The Full Wiki

More info on New Parliament House, Edinburgh

New Parliament House, Edinburgh: Wikis

Advertisements
  

Note: Many of our articles have direct quotes from sources you can cite, within the Wikipedia article! This article doesn't yet, but we're working on it! See more info or our list of citable articles.

Encyclopedia

From Wikipedia, the free encyclopedia

New Parliament House

New Parliament House[1] is a building on Calton Hill in Edinburgh. It is a former building of the city's Royal High School and was the site proposed for the devolved Scottish Assembly in the 1970s. The building is still commonly referred to as the Royal High School and has recently been proposed as a housing for a Scottish National Photography Centre.

Edinburgh's original Parliament House is in the Old Town just off the Royal Mile housing the Court of Session. These were the buildings of the former Parliament of Scotland which existed before the formation of the Kingdom of Great Britain in 1707.

Contents

Construction and Royal High School

The Royal High School in 1829

The A-listed building was erected for the Royal High School between 1826 and 1829 on the south face of Calton Hill as part of Edinburgh's Acropolis, at a cost to the Town Council of £34,000.[2] Of this £500 was given by HM The King 'as a token of royal favour towards a School, which, as a royal foundation, had conferred for ages incalculable benefits on the community'.[3] It was designed in a neo-classical Greek Doric style by Thomas Hamilton, who modelled the portico and Great Hall on the Hephaisteion of Athens.[4] Paired with St. George's Hall, Liverpool, as one of the ‘two finest buildings in the kingdom’ by Alexander Thomson in 1866, it has been praised as 'the architect's supreme masterpiece and the finest monument of the Greek revival in Scotland'.[5][6]

Scottish devolution

After the school relocated to larger modern premises at Barnton in 1968, the vacated building was considered by the Scottish Office as a home for the Scottish Parliament. The School's Great Hall was converted to a debating chamber prior to the failed 1979 devolution referendum. In 1994 Edinburgh Council reacquired the complex from the Scottish Office for £1.75m.[7]

Following the successful referendum in 1997, the Secretary of State for Scotland, Donald Dewar, accepted an alternative proposal to erect a new Parliament building at Holyrood, reportedly due to concern that the former Royal High School had become a 'nationalist shibboleth'.[8] Critics also contended that the Calton Hill site was relatively inaccessible, lacked sufficient office space, and would be difficult to secure against a terrorist attack.[9][10]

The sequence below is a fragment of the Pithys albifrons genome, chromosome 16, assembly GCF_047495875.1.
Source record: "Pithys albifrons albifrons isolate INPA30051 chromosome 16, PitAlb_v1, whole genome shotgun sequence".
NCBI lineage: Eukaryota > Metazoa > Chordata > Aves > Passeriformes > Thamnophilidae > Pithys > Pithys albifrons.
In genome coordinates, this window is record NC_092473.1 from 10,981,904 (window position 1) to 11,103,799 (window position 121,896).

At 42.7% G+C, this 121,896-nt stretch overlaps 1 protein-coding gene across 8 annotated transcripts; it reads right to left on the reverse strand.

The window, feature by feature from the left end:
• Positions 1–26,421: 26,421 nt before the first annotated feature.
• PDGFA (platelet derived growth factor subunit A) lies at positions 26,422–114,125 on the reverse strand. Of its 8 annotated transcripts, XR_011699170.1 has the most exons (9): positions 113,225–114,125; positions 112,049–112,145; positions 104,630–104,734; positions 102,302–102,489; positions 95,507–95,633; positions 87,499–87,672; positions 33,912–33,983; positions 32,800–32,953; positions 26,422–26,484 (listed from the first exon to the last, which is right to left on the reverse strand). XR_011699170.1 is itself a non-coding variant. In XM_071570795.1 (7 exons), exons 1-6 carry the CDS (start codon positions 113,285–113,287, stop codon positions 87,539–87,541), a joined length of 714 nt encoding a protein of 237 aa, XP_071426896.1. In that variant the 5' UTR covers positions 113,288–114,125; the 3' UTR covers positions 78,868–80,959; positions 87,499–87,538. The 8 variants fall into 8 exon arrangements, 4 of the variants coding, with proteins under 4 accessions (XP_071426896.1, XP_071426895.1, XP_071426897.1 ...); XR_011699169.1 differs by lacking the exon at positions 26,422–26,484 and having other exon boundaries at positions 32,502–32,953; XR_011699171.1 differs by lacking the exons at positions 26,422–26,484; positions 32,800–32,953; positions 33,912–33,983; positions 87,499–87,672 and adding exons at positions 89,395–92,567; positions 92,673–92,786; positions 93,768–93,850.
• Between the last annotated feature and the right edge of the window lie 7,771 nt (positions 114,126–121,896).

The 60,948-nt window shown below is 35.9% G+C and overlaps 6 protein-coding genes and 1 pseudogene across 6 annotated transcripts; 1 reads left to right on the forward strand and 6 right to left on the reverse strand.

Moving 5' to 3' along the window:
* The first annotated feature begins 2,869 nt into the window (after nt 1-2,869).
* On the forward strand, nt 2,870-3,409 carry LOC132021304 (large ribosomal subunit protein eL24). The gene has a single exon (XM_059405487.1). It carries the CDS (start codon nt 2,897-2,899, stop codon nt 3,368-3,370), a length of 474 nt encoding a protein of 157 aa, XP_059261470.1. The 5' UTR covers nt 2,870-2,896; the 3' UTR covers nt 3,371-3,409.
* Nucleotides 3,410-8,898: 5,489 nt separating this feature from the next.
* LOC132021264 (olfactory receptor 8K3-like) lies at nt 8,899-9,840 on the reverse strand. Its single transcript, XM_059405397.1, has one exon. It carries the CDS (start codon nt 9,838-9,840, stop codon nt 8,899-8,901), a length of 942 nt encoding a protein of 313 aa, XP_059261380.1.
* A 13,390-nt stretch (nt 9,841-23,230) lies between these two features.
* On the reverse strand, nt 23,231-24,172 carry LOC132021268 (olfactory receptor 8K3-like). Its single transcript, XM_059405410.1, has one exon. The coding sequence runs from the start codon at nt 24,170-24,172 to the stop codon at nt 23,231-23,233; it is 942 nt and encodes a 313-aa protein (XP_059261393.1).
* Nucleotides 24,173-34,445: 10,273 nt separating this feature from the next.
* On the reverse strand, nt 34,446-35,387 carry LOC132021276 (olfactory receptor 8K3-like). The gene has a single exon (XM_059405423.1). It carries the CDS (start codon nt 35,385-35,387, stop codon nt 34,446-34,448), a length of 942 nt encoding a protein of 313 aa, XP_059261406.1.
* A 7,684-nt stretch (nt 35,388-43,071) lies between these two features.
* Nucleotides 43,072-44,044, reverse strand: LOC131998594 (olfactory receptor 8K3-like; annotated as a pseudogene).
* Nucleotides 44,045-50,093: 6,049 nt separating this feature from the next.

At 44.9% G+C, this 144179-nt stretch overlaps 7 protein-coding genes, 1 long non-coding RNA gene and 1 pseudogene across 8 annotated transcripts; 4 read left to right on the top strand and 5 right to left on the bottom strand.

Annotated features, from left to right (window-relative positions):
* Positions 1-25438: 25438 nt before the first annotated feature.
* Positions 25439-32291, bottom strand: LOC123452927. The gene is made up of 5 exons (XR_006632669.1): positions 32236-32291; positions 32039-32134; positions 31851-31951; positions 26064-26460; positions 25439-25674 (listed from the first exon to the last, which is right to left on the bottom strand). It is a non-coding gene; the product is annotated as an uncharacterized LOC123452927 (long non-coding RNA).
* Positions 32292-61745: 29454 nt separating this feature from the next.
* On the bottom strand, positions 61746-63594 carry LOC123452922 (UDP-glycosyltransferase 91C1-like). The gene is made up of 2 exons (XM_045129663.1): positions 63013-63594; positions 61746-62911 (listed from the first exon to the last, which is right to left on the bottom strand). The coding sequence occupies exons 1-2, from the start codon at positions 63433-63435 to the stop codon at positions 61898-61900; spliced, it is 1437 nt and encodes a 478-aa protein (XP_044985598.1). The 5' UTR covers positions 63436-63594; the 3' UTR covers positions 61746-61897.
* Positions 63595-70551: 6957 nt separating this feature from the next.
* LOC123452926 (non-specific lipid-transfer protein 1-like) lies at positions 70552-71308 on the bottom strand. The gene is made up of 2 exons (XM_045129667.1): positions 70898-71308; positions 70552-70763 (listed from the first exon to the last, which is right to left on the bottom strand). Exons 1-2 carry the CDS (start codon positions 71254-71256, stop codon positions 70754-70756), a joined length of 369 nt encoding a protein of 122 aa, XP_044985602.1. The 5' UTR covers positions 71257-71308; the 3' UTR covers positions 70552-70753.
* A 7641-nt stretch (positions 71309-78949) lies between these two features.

The Under-Secretary of State, Lord Sewel, remarked of this decision: ‘Many people understandably assumed that the Old Royal High School building on Calton Hill would be the automatic choice for the site. As I say, that is perfectly understandable given that it was prepared for a similar purpose, to house a parliament in the 1970s. During the wasted years of the previous Administration, it remained a symbol of hope in Scotland. Clearly, there is great sentimental attachment to it in the hearts of the people of Scotland. However, time has moved on since then, in much the same way as our vision of a parliament has evolved.’[11]

Future use

The school building stands close to Rock House, the historic studio of Robert Adamson and David Octavius Hill. As of 2004 the City Council and the Heritage Lottery Fund have given their support to a plan by HM The Queen's former royal press secretary, Michael Shea, to use it to house a £20m Scottish National Photography Centre.[12] [13][14] In 2002 a report to the Council estimated the cost of refurbishment at more than £1m over five years.[15]

Notes

  1. ^ Overview of New Parliament House
  2. ^ Murray, History, p. 45.
  3. ^ Barclay, Tounis Scule, p. 60.
  4. ^ Murray, History, p. 46.
  5. ^ David Watkin, ‘Elmes, Harvey Lonsdale (1814–1847)’, Oxford Dictionary of National Biography. Oxford, Oxford University Press, 2004. Retrieved on 5 September 2007.
  6. ^ Gavin Stamp, ‘Hamilton, Thomas (1784–1858)’, Oxford Dictionary of National Biography, Oxford University Press, 2004. Retrieved on 2 November 2007.
  7. ^ ‘Royal High to become photography museum’, Sunday Times, 30 September 2001, Home News Section, p. 21 – Scotland News.
  8. ^ Holyrood Inquiry (3.34), pp. 45-46. Retrieved on 3 September 2007.
  9. ^ Kenny Farquharson and Joanne Robertson, ‘Calton Hill backers admit it is too small for parliament’, Sunday Times, 2 April 2000, Home News Section, p. 2 – Scotland News.
  10. ^ David Denver, Scotland Decides: The Devolution Issue and the 1997 Referendum. London, Frank Cass, 2000, pp. 192-3. ISBN 0-7146-5053-6.
  11. ^ Parliamentary Debates, House of Lords, 12 November 1997, column 229
  12. ^ ‘Royal High to become photography museum’, Sunday Times, 30 September 2001, Home News Section, p. 21 – Scotland News.
  13. ^ ‘Holyrood hold-up casts shadow over photography project’, The Times, 11 November 2005, Home News Section, p. 32 – Scotland.
  14. ^ Michael Blackley, 'Boost for £20m photo centre bid at Royal High'. Edinburgh Evening News, 7 August 2007. Retrieved on 4 September 2007.
  15. ^ Tom Curtis, '£1m bill to fix historic Royal High building', Edinburgh Evening News, 30 April 2002. Retrieved on 4 September 2007.

Coordinates: 55°57′12.95″N 3°10′48.91″W / 55.9535972°N 3.1802528°W / 55.9535972; -3.1802528

Advertisements

Advertisements






Got something to say? Make a comment.
Your name
Your email address
Message